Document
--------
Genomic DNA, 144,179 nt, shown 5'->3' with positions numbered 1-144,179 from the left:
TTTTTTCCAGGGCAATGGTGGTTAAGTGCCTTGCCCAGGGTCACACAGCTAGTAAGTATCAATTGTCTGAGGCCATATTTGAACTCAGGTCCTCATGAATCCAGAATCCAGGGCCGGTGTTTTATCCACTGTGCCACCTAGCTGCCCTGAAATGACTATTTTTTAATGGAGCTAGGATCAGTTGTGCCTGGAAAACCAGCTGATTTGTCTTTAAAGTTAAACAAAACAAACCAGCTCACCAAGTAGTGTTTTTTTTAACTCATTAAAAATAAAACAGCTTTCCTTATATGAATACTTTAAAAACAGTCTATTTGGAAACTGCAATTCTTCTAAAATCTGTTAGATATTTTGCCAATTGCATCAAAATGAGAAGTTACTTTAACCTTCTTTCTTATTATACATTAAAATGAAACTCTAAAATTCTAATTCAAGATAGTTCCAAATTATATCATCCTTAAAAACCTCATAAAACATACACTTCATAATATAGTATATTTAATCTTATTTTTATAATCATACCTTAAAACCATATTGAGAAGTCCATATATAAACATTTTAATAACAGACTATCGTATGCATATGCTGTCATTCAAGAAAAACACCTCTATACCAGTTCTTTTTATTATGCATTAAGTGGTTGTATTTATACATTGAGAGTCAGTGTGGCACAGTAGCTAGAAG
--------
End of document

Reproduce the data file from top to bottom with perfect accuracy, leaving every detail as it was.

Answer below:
Genomic DNA, 144,179 nt, shown 5'->3' with positions numbered 1-144,179 from the left:
TTTTTTCCAGGGCAATGGTGGTTAAGTGCCTTGCCCAGGGTCACACAGCTAGTAAGTATCAATTGTCTGAGGCCATATTTGAACTCAGGTCCTCATGAATCCAGAATCCAGGGCCGGTGTTTTATCCACTGTGCCACCTAGCTGCCCTGAAATGACTATTTTTTAATGGAGCTAGGATCAGTTGTGCCTGGAAAACCAGCTGATTTGTCTTTAAAGTTAAACAAAACAAACCAGCTCACCAAGTAGTGTTTTTTTTAACTCATTAAAAATAAAACAGCTTTCCTTATATGAATACTTTAAAAACAGTCTATTTGGAAACTGCAATTCTTCTAAAATCTGTTAGATATTTTGCCAATTGCATCAAAATGAGAAGTTACTTTAACCTTCTTTCTTATTATACATTAAAATGAAACTCTAAAATTCTAATTCAAGATAGTTCCAAATTATATCATCCTTAAAAACCTCATAAAACATACACTTCATAATATAGTATATTTAATCTTATTTTTATAATCATACCTTAAAACCATATTGAGAAGTCCATATATAAACATTTTAATAACAGACTATCGTATGCATATGCTGTCATTCAAGAAAAACACCTCTATACCAGTTCTTTTTATTATGCATTAAGTGGTTGTATTTATACATTGAGAGTCAGTGTGGCACAGTAGCTAGAAG